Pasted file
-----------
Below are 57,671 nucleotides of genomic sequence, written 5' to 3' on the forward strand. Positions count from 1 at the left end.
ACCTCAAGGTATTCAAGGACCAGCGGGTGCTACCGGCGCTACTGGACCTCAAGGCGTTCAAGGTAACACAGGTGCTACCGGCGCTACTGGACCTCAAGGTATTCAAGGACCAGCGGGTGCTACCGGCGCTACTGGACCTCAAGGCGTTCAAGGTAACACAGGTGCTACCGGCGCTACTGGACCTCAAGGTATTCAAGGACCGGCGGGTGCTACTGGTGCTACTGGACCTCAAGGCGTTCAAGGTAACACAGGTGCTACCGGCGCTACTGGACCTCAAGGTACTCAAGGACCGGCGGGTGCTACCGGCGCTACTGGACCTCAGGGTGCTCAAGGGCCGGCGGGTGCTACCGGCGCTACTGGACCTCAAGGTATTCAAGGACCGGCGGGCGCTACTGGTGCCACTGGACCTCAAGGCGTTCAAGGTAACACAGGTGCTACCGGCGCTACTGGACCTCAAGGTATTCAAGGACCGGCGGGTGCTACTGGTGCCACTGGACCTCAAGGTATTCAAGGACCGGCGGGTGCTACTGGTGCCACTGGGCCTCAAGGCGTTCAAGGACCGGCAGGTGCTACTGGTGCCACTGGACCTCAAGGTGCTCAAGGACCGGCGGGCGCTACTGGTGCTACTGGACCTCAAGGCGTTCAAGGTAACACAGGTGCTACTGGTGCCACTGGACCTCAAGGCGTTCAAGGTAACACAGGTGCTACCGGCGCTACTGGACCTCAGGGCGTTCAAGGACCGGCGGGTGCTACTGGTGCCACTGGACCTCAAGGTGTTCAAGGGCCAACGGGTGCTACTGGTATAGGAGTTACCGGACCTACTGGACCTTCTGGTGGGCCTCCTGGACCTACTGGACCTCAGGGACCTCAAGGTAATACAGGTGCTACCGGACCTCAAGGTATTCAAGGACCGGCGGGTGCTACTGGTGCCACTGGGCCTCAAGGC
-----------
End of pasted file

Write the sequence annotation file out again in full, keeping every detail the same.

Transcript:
Below are 57,671 nucleotides of genomic sequence, written 5' to 3' on the forward strand. Positions count from 1 at the left end.
ACCTCAAGGTATTCAAGGACCAGCGGGTGCTACCGGCGCTACTGGACCTCAAGGCGTTCAAGGTAACACAGGTGCTACCGGCGCTACTGGACCTCAAGGTATTCAAGGACCAGCGGGTGCTACCGGCGCTACTGGACCTCAAGGCGTTCAAGGTAACACAGGTGCTACCGGCGCTACTGGACCTCAAGGTATTCAAGGACCGGCGGGTGCTACTGGTGCTACTGGACCTCAAGGCGTTCAAGGTAACACAGGTGCTACCGGCGCTACTGGACCTCAAGGTACTCAAGGACCGGCGGGTGCTACCGGCGCTACTGGACCTCAGGGTGCTCAAGGGCCGGCGGGTGCTACCGGCGCTACTGGACCTCAAGGTATTCAAGGACCGGCGGGCGCTACTGGTGCCACTGGACCTCAAGGCGTTCAAGGTAACACAGGTGCTACCGGCGCTACTGGACCTCAAGGTATTCAAGGACCGGCGGGTGCTACTGGTGCCACTGGACCTCAAGGTATTCAAGGACCGGCGGGTGCTACTGGTGCCACTGGGCCTCAAGGCGTTCAAGGACCGGCAGGTGCTACTGGTGCCACTGGACCTCAAGGTGCTCAAGGACCGGCGGGCGCTACTGGTGCTACTGGACCTCAAGGCGTTCAAGGTAACACAGGTGCTACTGGTGCCACTGGACCTCAAGGCGTTCAAGGTAACACAGGTGCTACCGGCGCTACTGGACCTCAGGGCGTTCAAGGACCGGCGGGTGCTACTGGTGCCACTGGACCTCAAGGTGTTCAAGGGCCAACGGGTGCTACTGGTATAGGAGTTACCGGACCTACTGGACCTTCTGGTGGGCCTCCTGGACCTACTGGACCTCAGGGACCTCAAGGTAATACAGGTGCTACCGGACCTCAAGGTATTCAAGGACCGGCGGGTGCTACTGGTGCCACTGGGCCTCAAGGC